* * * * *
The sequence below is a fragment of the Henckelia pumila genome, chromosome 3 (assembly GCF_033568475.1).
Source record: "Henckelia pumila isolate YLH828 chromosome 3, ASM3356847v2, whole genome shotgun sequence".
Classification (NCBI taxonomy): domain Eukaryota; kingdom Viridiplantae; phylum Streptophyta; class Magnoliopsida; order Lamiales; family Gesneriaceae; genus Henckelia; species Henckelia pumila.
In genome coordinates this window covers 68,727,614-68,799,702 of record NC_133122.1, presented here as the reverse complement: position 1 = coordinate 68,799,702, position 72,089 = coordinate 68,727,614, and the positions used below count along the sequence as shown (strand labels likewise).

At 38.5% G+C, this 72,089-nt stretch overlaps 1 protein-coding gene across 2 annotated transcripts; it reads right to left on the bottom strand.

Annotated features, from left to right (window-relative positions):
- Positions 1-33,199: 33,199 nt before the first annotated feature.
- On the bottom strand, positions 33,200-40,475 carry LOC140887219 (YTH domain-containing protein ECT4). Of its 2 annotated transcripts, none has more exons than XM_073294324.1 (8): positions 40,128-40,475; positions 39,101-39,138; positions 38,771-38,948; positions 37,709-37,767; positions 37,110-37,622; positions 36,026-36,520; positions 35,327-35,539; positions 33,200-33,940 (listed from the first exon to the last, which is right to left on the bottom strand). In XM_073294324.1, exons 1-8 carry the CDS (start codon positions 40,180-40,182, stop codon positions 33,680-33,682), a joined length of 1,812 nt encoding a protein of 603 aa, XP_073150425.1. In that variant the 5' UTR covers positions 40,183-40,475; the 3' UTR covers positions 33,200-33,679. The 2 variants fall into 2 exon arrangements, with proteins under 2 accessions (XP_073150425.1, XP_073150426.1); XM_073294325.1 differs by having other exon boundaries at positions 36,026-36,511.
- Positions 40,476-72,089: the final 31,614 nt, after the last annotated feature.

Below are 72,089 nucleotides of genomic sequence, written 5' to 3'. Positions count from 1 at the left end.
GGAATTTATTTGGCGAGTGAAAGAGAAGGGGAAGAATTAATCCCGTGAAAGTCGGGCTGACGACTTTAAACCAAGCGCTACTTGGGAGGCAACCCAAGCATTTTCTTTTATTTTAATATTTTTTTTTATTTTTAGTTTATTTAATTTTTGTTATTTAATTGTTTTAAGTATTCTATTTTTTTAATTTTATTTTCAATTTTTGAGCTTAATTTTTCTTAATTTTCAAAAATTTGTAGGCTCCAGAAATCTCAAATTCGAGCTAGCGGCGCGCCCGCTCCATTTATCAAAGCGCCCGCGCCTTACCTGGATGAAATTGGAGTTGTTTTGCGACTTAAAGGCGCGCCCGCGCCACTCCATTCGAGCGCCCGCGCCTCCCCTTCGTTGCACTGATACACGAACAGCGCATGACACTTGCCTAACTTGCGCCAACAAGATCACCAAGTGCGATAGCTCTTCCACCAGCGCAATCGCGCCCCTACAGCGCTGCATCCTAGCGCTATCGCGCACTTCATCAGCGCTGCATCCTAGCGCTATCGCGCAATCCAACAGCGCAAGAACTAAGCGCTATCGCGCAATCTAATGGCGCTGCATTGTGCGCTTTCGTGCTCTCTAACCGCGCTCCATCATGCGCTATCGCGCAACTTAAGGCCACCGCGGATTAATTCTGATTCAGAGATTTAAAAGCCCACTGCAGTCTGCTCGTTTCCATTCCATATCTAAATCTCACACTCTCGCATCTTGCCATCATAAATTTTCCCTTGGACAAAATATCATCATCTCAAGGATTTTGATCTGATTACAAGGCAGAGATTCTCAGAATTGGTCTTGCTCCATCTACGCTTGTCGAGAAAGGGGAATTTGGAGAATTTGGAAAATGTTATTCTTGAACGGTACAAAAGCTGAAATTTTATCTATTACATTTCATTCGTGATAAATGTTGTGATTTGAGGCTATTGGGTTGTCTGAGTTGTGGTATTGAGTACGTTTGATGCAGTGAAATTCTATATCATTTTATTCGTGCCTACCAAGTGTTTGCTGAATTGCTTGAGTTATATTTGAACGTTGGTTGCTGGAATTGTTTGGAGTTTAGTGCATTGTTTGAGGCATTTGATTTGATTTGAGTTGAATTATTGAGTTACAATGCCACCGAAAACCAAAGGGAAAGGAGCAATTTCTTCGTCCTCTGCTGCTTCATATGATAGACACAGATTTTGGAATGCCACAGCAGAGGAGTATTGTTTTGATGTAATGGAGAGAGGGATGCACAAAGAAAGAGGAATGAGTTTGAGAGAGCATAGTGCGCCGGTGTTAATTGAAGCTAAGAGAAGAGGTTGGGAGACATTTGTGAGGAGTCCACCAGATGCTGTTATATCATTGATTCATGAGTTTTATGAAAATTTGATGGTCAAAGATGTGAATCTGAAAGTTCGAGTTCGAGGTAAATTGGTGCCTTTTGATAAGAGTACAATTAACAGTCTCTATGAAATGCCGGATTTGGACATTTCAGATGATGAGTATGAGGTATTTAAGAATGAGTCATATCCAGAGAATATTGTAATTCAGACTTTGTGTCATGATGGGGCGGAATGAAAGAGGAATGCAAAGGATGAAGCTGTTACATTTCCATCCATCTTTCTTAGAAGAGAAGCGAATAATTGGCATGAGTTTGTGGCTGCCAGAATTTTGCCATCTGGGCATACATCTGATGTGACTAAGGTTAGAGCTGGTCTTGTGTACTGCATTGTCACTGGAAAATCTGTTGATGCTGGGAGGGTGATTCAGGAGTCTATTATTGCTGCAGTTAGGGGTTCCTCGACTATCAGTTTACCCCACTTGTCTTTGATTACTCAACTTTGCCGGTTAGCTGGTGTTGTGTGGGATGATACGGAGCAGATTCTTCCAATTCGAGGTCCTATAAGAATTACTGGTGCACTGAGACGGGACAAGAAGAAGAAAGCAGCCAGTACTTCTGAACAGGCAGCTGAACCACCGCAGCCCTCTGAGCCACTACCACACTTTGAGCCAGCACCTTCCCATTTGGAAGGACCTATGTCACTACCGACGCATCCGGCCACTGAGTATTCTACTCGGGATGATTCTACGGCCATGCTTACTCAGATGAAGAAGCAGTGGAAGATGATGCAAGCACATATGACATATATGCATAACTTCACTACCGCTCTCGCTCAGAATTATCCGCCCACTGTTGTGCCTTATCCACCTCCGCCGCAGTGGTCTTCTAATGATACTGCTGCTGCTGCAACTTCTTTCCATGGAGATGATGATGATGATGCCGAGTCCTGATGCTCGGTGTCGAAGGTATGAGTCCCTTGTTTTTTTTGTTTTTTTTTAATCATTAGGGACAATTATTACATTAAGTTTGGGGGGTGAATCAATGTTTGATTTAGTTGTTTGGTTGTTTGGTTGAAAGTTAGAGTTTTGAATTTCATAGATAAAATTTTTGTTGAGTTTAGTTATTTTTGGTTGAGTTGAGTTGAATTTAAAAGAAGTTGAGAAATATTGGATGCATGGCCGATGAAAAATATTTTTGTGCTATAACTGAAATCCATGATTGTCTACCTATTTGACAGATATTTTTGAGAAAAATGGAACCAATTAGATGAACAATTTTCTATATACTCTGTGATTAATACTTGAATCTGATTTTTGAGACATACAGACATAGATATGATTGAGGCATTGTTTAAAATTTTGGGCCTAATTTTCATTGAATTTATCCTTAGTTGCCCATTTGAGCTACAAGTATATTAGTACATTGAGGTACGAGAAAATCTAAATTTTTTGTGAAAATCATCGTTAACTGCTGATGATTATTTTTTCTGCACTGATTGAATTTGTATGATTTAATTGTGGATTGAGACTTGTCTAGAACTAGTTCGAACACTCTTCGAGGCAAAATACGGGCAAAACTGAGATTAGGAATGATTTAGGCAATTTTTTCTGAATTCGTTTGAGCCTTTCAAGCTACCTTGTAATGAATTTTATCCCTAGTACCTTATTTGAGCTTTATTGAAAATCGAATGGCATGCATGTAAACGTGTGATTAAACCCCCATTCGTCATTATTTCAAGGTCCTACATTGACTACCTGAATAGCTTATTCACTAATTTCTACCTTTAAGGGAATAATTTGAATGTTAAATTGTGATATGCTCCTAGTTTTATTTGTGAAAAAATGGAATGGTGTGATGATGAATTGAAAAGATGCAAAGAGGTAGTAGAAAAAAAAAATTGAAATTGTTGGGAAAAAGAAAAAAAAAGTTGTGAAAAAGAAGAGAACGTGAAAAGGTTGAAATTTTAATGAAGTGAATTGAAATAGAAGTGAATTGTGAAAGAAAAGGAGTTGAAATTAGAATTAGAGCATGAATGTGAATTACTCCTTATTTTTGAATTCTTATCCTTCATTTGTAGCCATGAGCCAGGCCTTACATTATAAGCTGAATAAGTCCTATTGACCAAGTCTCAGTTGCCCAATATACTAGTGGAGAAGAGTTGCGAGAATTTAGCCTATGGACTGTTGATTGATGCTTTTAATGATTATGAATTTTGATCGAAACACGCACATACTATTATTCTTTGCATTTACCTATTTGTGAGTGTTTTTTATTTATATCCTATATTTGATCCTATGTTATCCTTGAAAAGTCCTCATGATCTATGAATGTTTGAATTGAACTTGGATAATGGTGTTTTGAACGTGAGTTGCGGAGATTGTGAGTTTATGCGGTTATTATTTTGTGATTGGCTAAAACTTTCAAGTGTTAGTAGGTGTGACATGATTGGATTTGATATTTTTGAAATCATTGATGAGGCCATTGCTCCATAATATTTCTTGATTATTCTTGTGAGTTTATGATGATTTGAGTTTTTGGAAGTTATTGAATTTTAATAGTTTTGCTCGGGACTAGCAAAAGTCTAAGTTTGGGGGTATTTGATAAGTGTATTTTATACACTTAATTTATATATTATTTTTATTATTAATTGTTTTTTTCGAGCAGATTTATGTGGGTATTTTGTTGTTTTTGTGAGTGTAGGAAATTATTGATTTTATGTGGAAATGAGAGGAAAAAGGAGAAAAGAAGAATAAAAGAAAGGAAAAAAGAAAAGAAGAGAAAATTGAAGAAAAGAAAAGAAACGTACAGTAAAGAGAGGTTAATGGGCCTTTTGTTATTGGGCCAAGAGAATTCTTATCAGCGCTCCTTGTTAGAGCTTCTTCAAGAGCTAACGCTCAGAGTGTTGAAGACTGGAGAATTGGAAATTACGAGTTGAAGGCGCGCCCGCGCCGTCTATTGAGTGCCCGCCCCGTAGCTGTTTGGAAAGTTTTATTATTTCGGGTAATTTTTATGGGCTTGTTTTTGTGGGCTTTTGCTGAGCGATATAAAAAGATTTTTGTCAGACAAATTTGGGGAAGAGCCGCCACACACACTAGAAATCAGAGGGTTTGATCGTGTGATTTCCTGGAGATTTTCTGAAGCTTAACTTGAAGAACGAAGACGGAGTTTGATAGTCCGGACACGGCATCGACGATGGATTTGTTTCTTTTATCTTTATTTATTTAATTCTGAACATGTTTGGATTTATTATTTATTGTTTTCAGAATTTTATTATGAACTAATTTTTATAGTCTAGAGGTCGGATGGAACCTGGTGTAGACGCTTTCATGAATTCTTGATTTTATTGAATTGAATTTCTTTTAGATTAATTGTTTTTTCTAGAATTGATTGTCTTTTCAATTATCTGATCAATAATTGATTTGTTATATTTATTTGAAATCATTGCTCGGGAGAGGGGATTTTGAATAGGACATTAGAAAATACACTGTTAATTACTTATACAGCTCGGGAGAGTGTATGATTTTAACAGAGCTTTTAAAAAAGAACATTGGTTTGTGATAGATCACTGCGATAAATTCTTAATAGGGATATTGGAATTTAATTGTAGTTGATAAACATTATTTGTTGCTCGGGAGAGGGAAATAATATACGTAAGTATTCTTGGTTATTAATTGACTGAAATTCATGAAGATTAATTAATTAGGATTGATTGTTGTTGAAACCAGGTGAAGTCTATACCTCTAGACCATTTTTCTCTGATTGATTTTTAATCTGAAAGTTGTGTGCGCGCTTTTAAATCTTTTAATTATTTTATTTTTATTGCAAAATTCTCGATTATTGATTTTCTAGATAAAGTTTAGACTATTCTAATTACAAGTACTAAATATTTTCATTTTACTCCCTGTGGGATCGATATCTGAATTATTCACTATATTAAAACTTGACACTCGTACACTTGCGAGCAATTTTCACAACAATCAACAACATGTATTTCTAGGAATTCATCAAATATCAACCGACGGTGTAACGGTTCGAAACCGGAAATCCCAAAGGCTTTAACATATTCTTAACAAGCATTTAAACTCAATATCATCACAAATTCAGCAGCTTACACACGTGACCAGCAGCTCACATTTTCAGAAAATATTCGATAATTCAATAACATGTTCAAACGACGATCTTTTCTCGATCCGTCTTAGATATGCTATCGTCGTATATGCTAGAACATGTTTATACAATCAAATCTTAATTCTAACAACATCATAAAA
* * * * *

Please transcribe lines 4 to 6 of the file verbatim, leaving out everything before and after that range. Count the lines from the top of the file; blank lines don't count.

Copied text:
In genome coordinates this window covers 68,727,614-68,799,702 of record NC_133122.1, presented here as the reverse complement: position 1 = coordinate 68,799,702, position 72,089 = coordinate 68,727,614, and the positions used below count along the sequence as shown (strand labels likewise).

At 38.5% G+C, this 72,089-nt stretch overlaps 1 protein-coding gene across 2 annotated transcripts; it reads right to left on the bottom strand.

Annotated features, from left to right (window-relative positions):